Helping Your Child Survive Remote Learning

Online learning is still going strong for many! It’s halfway through the year, and this format of learning is wearing on many teachers, parents, and students. How do you keep things going smoothly so the second half of the year is just as productive, or more productive, than before? Here are some tips to make online schooling just a little bit easier. 


Provide quiet space

Between crying or playing babies or toddlers, fellow siblings’ classes, and just the general noises that go on during everyday life in a house, it can be hard for many kids to concentrate during online classes. Provide a quiet space, perhaps where your child can have a closed door (if you trust them to remain seated and pay attention). If this is hard to provide, or the house is generally still too noisy, consider investing in a good pair of noise blocking headphones to help your child concentrate.


Provide a set spot for learning

Whether you’re lucky enough to have a whole room to dedicate to online learning, or just a small corner in their bedroom, give your child a dedicated learning spot in the same place every day. It doesn’t have to be Pinterest-worthy (although that’s a plus!) but having a dedicated learning space helps your child get in the right mood for focusing on learning, just like a dedicated working space can get you in the right mood for focusing on remote work. 


Have a schedule

Try to complete class work within the time frame given. Or set aside time to do it. It can be all too easy to let it pile up and do it all later, and if this works for your child and you it’s ok, but if that is overwhelming, try completing it throughout the day.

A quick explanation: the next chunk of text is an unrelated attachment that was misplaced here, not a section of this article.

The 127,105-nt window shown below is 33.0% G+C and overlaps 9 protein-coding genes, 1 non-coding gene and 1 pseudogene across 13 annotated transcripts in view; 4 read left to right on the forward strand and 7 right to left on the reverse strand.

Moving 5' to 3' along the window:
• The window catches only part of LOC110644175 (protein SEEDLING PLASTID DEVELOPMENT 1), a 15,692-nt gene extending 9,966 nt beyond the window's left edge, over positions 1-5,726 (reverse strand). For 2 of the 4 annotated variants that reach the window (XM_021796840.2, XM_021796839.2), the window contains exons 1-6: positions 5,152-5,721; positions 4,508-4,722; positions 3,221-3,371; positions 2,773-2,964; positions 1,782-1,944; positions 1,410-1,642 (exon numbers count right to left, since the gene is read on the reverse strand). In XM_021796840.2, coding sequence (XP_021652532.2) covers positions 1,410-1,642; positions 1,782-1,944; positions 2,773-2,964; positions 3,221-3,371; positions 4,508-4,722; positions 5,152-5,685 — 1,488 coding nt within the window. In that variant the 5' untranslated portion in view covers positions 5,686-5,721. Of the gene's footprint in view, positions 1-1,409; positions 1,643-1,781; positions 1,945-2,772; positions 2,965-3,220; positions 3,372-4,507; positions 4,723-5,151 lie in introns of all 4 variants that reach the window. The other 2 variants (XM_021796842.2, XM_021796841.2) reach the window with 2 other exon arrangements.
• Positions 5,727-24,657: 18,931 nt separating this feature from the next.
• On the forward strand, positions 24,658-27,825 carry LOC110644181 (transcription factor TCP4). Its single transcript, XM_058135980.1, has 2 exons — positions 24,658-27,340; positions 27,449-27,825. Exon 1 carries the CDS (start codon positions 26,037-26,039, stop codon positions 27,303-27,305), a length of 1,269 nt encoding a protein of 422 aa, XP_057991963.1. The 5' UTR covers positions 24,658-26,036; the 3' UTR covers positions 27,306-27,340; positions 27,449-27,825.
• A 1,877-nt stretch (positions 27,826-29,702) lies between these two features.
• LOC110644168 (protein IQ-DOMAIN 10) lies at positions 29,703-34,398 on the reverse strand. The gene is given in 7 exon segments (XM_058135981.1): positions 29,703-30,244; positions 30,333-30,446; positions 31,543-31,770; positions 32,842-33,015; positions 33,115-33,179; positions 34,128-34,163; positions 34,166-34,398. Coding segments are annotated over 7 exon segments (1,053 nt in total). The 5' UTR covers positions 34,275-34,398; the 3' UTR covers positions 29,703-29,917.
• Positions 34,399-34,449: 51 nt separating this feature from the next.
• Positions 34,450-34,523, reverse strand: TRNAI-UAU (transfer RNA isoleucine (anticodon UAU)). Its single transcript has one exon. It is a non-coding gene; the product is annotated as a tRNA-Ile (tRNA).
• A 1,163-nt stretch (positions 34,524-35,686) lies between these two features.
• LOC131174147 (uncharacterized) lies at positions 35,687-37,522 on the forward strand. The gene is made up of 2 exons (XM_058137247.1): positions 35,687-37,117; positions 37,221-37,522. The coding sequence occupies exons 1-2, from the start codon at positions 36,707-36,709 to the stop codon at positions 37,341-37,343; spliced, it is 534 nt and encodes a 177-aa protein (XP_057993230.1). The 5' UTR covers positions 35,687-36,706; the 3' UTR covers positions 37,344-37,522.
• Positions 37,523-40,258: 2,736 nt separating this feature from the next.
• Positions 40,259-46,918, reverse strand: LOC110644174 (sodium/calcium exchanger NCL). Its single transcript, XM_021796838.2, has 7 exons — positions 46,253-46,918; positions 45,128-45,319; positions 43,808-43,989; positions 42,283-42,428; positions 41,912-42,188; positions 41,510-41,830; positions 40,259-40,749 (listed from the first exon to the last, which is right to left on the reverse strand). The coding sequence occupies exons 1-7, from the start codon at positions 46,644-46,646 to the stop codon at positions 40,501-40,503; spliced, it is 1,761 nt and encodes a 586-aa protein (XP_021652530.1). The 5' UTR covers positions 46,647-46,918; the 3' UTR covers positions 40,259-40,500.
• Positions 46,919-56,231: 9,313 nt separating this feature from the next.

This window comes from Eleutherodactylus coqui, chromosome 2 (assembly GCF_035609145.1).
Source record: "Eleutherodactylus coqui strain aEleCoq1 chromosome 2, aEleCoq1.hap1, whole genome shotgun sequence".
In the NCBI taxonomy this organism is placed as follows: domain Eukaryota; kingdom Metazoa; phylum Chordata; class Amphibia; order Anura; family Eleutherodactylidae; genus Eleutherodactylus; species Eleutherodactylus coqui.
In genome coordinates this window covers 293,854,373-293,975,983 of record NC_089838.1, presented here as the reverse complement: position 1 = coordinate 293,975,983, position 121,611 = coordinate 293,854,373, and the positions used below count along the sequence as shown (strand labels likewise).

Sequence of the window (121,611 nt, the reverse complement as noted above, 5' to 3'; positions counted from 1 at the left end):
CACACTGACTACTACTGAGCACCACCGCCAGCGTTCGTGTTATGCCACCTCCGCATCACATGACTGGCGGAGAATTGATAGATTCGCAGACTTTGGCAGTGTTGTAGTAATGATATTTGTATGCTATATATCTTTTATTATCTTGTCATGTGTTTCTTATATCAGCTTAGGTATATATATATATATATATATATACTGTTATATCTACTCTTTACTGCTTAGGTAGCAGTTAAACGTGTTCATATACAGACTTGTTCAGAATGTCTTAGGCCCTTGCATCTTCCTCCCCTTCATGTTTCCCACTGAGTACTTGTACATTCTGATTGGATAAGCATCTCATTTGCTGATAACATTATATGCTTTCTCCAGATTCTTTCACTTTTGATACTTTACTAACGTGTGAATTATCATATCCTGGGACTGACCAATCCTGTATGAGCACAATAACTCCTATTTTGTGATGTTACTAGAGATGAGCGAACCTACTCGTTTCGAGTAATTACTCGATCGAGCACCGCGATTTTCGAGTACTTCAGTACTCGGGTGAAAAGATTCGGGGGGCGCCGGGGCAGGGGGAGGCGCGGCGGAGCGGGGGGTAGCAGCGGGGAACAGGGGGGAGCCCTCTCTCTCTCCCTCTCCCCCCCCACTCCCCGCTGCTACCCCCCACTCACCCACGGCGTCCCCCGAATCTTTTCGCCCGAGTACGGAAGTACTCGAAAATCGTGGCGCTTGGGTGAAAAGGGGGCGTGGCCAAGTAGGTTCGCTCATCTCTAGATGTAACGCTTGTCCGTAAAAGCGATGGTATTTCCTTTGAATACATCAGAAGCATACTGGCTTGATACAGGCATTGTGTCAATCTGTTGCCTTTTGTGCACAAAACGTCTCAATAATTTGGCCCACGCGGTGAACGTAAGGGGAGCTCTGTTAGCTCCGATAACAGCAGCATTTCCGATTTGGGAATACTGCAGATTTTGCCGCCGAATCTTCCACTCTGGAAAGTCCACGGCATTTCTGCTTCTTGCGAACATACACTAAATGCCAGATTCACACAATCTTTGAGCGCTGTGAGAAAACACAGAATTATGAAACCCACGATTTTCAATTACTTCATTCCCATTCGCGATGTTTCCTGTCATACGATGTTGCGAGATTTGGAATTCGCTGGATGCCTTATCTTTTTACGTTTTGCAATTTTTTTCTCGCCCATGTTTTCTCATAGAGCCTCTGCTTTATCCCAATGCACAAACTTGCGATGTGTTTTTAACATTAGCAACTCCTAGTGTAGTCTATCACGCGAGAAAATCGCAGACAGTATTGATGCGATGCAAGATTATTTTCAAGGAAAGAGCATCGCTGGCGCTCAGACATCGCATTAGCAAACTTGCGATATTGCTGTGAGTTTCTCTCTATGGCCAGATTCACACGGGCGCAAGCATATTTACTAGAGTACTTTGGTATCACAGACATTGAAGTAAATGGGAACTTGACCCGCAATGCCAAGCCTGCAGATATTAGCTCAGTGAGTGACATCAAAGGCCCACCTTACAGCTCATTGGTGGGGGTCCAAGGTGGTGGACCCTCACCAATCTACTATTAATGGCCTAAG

Set alarms and post a class schedule 

If your child has classes interspersed throughout the day, It can be hard to get in and out of learning mode all day. Set timers with a 5-10 minute warning before each class, so your child can be prepared and knows that play time/snack time/lunch time ends soon. It also helps many kids to have a visual reminder of their schedule as well. Write down a chart with the days of the week, your child’s class schedule each day, breakfast, snack, and lunch times, break times, etc. 


Be present and check in with your child

Try to stay within earshot of your child’s class so you can make sure your child is engaged in learning. Check in with your child every so often if needed to make sure they’re following along with the teacher’s instructions. Staring at a screen for hours on end can be hard. It’s not the same as sitting in person in a classroom with the teacher in front of you, and kids can get restless. Consider a fidget item for a child who has trouble concentrating or sitting still very long. 


For more tips about emotional resilience and well-being, check out our blog about taking care of our mental health. This year is a hard year, but we can get through it, and come out stronger at the end!


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